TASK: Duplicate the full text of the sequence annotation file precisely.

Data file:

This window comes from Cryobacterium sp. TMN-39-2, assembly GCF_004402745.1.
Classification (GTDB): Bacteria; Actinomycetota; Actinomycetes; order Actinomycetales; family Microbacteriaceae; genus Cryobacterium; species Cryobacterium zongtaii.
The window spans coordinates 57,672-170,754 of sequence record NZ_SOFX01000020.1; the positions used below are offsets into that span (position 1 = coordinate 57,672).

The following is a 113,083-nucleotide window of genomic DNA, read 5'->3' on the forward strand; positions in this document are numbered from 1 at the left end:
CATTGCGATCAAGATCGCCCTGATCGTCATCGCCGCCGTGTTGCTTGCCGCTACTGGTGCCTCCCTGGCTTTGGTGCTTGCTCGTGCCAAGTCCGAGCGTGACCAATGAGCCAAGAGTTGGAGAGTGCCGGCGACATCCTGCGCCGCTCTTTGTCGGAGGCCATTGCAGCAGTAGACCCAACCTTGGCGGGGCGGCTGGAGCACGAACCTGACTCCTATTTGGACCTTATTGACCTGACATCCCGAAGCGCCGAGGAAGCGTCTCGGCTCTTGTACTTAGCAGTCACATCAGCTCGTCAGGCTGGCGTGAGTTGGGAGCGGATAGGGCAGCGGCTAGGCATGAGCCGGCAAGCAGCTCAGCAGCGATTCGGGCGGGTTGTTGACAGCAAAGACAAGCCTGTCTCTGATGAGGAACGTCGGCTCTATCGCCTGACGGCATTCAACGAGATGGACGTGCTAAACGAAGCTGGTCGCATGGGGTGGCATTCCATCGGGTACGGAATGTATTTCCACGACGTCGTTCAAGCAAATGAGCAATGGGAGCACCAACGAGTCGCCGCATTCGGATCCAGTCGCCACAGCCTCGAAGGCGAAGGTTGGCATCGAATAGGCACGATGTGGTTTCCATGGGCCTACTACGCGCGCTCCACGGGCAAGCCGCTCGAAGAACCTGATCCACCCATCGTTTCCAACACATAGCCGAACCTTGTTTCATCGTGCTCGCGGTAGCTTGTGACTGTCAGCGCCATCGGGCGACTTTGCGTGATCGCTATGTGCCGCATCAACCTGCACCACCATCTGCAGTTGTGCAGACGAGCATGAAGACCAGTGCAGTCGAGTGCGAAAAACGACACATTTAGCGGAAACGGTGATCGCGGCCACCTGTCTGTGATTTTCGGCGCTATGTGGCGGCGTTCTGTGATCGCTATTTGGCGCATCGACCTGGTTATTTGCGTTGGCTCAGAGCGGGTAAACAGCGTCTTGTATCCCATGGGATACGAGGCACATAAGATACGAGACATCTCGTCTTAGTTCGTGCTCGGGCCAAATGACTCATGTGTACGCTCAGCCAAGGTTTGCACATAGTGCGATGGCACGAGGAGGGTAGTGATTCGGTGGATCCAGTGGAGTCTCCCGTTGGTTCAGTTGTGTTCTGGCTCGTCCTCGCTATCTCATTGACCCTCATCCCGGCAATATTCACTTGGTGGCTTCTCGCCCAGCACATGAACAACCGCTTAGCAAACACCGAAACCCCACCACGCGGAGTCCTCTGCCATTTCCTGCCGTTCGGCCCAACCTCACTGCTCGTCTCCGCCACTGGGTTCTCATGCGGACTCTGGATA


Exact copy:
This window comes from Cryobacterium sp. TMN-39-2, assembly GCF_004402745.1.
Classification (GTDB): Bacteria; Actinomycetota; Actinomycetes; order Actinomycetales; family Microbacteriaceae; genus Cryobacterium; species Cryobacterium zongtaii.
The window spans coordinates 57,672-170,754 of sequence record NZ_SOFX01000020.1; the positions used below are offsets into that span (position 1 = coordinate 57,672).

The following is a 113,083-nucleotide window of genomic DNA, read 5'->3' on the forward strand; positions in this document are numbered from 1 at the left end:
CATTGCGATCAAGATCGCCCTGATCGTCATCGCCGCCGTGTTGCTTGCCGCTACTGGTGCCTCCCTGGCTTTGGTGCTTGCTCGTGCCAAGTCCGAGCGTGACCAATGAGCCAAGAGTTGGAGAGTGCCGGCGACATCCTGCGCCGCTCTTTGTCGGAGGCCATTGCAGCAGTAGACCCAACCTTGGCGGGGCGGCTGGAGCACGAACCTGACTCCTATTTGGACCTTATTGACCTGACATCCCGAAGCGCCGAGGAAGCGTCTCGGCTCTTGTACTTAGCAGTCACATCAGCTCGTCAGGCTGGCGTGAGTTGGGAGCGGATAGGGCAGCGGCTAGGCATGAGCCGGCAAGCAGCTCAGCAGCGATTCGGGCGGGTTGTTGACAGCAAAGACAAGCCTGTCTCTGATGAGGAACGTCGGCTCTATCGCCTGACGGCATTCAACGAGATGGACGTGCTAAACGAAGCTGGTCGCATGGGGTGGCATTCCATCGGGTACGGAATGTATTTCCACGACGTCGTTCAAGCAAATGAGCAATGGGAGCACCAACGAGTCGCCGCATTCGGATCCAGTCGCCACAGCCTCGAAGGCGAAGGTTGGCATCGAATAGGCACGATGTGGTTTCCATGGGCCTACTACGCGCGCTCCACGGGCAAGCCGCTCGAAGAACCTGATCCACCCATCGTTTCCAACACATAGCCGAACCTTGTTTCATCGTGCTCGCGGTAGCTTGTGACTGTCAGCGCCATCGGGCGACTTTGCGTGATCGCTATGTGCCGCATCAACCTGCACCACCATCTGCAGTTGTGCAGACGAGCATGAAGACCAGTGCAGTCGAGTGCGAAAAACGACACATTTAGCGGAAACGGTGATCGCGGCCACCTGTCTGTGATTTTCGGCGCTATGTGGCGGCGTTCTGTGATCGCTATTTGGCGCATCGACCTGGTTATTTGCGTTGGCTCAGAGCGGGTAAACAGCGTCTTGTATCCCATGGGATACGAGGCACATAAGATACGAGACATCTCGTCTTAGTTCGTGCTCGGGCCAAATGACTCATGTGTACGCTCAGCCAAGGTTTGCACATAGTGCGATGGCACGAGGAGGGTAGTGATTCGGTGGATCCAGTGGAGTCTCCCGTTGGTTCAGTTGTGTTCTGGCTCGTCCTCGCTATCTCATTGACCCTCATCCCGGCAATATTCACTTGGTGGCTTCTCGCCCAGCACATGAACAACCGCTTAGCAAACACCGAAACCCCACCACGCGGAGTCCTCTGCCATTTCCTGCCGTTCGGCCCAACCTCACTGCTCGTCTCCGCCACTGGGTTCTCATGCGGACTCTGGATA